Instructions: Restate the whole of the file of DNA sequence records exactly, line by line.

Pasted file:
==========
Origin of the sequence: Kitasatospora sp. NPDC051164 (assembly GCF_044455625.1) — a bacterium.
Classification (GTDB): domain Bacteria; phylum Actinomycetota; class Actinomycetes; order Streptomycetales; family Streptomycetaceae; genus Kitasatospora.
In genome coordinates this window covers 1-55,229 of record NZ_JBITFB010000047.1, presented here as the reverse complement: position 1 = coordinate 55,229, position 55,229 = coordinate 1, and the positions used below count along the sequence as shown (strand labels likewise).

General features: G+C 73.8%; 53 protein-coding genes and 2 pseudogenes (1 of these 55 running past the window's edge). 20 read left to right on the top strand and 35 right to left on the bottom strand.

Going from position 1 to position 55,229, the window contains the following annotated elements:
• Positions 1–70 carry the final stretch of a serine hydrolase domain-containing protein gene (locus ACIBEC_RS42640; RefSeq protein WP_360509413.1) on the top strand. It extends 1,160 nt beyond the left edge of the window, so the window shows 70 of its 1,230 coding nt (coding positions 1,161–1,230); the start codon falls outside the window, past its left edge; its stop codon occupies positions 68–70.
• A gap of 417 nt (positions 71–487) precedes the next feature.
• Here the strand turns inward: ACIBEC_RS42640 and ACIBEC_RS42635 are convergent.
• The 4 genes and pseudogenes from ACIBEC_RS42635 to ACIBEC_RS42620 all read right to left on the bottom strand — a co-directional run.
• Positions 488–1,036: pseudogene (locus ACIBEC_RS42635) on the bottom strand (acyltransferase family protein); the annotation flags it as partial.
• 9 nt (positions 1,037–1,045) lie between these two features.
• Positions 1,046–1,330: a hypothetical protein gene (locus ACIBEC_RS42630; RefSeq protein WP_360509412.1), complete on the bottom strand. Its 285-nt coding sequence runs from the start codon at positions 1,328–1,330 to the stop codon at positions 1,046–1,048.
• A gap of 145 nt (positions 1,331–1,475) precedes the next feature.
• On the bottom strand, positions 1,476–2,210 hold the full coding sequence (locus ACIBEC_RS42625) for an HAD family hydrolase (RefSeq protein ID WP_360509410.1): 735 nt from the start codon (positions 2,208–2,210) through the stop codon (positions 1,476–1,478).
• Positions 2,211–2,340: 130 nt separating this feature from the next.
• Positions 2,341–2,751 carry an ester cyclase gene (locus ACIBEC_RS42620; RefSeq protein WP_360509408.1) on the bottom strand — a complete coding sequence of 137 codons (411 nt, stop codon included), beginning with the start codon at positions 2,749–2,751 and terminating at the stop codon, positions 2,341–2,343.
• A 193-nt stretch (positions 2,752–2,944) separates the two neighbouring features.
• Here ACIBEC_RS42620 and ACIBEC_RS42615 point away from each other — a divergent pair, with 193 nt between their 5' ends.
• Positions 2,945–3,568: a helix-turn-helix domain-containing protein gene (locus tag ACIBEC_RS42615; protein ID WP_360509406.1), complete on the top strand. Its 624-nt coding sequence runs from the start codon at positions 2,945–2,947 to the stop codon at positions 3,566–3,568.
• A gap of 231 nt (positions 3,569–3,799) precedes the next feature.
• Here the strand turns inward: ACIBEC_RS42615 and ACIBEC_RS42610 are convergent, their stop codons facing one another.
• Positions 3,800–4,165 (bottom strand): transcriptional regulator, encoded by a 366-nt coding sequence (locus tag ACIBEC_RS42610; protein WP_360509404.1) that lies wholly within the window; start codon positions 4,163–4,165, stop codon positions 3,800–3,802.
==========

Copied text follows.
Origin of the sequence: Kitasatospora sp. NPDC051164 (assembly GCF_044455625.1) — a bacterium.
Classification (GTDB): domain Bacteria; phylum Actinomycetota; class Actinomycetes; order Streptomycetales; family Streptomycetaceae; genus Kitasatospora.
In genome coordinates this window covers 1-55,229 of record NZ_JBITFB010000047.1, presented here as the reverse complement: position 1 = coordinate 55,229, position 55,229 = coordinate 1, and the positions used below count along the sequence as shown (strand labels likewise).

General features: G+C 73.8%; 53 protein-coding genes and 2 pseudogenes (1 of these 55 running past the window's edge). 20 read left to right on the top strand and 35 right to left on the bottom strand.

Going from position 1 to position 55,229, the window contains the following annotated elements:
• Positions 1–70 carry the final stretch of a serine hydrolase domain-containing protein gene (locus ACIBEC_RS42640; RefSeq protein WP_360509413.1) on the top strand. It extends 1,160 nt beyond the left edge of the window, so the window shows 70 of its 1,230 coding nt (coding positions 1,161–1,230); the start codon falls outside the window, past its left edge; its stop codon occupies positions 68–70.
• A gap of 417 nt (positions 71–487) precedes the next feature.
• Here the strand turns inward: ACIBEC_RS42640 and ACIBEC_RS42635 are convergent.
• The 4 genes and pseudogenes from ACIBEC_RS42635 to ACIBEC_RS42620 all read right to left on the bottom strand — a co-directional run.
• Positions 488–1,036: pseudogene (locus ACIBEC_RS42635) on the bottom strand (acyltransferase family protein); the annotation flags it as partial.
• 9 nt (positions 1,037–1,045) lie between these two features.
• Positions 1,046–1,330: a hypothetical protein gene (locus ACIBEC_RS42630; RefSeq protein WP_360509412.1), complete on the bottom strand. Its 285-nt coding sequence runs from the start codon at positions 1,328–1,330 to the stop codon at positions 1,046–1,048.
• A gap of 145 nt (positions 1,331–1,475) precedes the next feature.
• On the bottom strand, positions 1,476–2,210 hold the full coding sequence (locus ACIBEC_RS42625) for an HAD family hydrolase (RefSeq protein ID WP_360509410.1): 735 nt from the start codon (positions 2,208–2,210) through the stop codon (positions 1,476–1,478).
• Positions 2,211–2,340: 130 nt separating this feature from the next.
• Positions 2,341–2,751 carry an ester cyclase gene (locus ACIBEC_RS42620; RefSeq protein WP_360509408.1) on the bottom strand — a complete coding sequence of 137 codons (411 nt, stop codon included), beginning with the start codon at positions 2,749–2,751 and terminating at the stop codon, positions 2,341–2,343.
• A 193-nt stretch (positions 2,752–2,944) separates the two neighbouring features.
• Here ACIBEC_RS42620 and ACIBEC_RS42615 point away from each other — a divergent pair, with 193 nt between their 5' ends.
• Positions 2,945–3,568: a helix-turn-helix domain-containing protein gene (locus tag ACIBEC_RS42615; protein ID WP_360509406.1), complete on the top strand. Its 624-nt coding sequence runs from the start codon at positions 2,945–2,947 to the stop codon at positions 3,566–3,568.
• A gap of 231 nt (positions 3,569–3,799) precedes the next feature.
• Here the strand turns inward: ACIBEC_RS42615 and ACIBEC_RS42610 are convergent, their stop codons facing one another.
• Positions 3,800–4,165 (bottom strand): transcriptional regulator, encoded by a 366-nt coding sequence (locus tag ACIBEC_RS42610; protein WP_360509404.1) that lies wholly within the window; start codon positions 4,163–4,165, stop codon positions 3,800–3,802.